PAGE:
The Department of Labor began to take steps to implement the
Supreme Court’s decision in United States
v. Windsor by issuing guidance regarding the eligibility of same-sex
couples for FMLA leave. The agency
removed references to DOMA in the FMLA and clarified the ability of same-sex
couples to take leave to care for an ailing spouse. While states remain in the driver’s seat in
regards to defining such rights, it seems the DOL may use Windsor as an impetus to extend same-sex rights more broadly.
The FMLA looks to state law to define marriage and thus the
term “spouse.” DOMA previously did not
allow the FMLA to recognize a same-sex union even if state law did so. The FMLA now includes those employees who are
covered under state laws that recognize same-sex unions.
does not require states to recognize same-sex marriage. Under the DOL’s guidance, the eligibility of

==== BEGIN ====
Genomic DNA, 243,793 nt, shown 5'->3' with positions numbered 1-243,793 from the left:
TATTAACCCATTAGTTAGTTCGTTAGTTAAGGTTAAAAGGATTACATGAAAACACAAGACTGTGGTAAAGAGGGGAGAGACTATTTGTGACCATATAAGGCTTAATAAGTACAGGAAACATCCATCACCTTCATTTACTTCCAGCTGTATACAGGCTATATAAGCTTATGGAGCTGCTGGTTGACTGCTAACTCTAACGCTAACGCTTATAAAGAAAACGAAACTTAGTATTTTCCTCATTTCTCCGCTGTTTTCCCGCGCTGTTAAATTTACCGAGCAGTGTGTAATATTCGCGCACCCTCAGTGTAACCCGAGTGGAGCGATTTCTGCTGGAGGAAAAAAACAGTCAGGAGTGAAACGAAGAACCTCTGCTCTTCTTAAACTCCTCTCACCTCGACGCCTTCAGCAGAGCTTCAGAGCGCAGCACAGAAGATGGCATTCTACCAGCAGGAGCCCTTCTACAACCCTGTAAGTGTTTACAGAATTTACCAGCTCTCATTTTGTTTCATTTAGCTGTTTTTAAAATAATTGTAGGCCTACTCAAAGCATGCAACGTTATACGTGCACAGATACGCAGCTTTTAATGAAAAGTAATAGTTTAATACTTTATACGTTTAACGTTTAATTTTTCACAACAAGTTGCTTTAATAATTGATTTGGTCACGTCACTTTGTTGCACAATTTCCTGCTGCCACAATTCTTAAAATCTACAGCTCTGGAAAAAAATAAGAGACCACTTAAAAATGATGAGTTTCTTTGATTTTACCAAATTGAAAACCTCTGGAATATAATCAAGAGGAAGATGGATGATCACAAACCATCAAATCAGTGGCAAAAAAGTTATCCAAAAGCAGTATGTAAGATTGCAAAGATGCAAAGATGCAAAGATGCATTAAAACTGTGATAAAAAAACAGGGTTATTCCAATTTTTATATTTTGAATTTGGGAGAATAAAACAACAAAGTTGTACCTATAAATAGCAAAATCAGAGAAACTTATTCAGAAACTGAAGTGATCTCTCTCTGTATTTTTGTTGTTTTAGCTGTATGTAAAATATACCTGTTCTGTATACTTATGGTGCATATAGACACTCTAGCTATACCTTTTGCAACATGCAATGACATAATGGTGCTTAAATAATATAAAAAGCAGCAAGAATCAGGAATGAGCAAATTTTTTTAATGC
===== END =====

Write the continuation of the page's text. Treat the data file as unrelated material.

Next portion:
same-sex couples depends on whether the state they reside in recognizes their
relationship. Federal agencies have
moved to independently expand rights- the Social Security Administration has
begun processing spouse retirement claims for same-sex marriages and the Office
of Personnel Management has extended health, dental, life, and long-term care
insurance to same-sex couples. It will
be interesting to see if the DOL attempts to extend FMLA benefits to same-sex
couples who live in states that do not recognize same-sex marriages, especially
given that Secretary Perez has publically stated the agency’s intention to
expand protections for same-sex couples as broadly as possible.
Secondly, here’s a link to an interesting
Q&A regarding mediation in employment law disputes. I won’t attempt to summarize the interview
here, but it is well worth a quick read.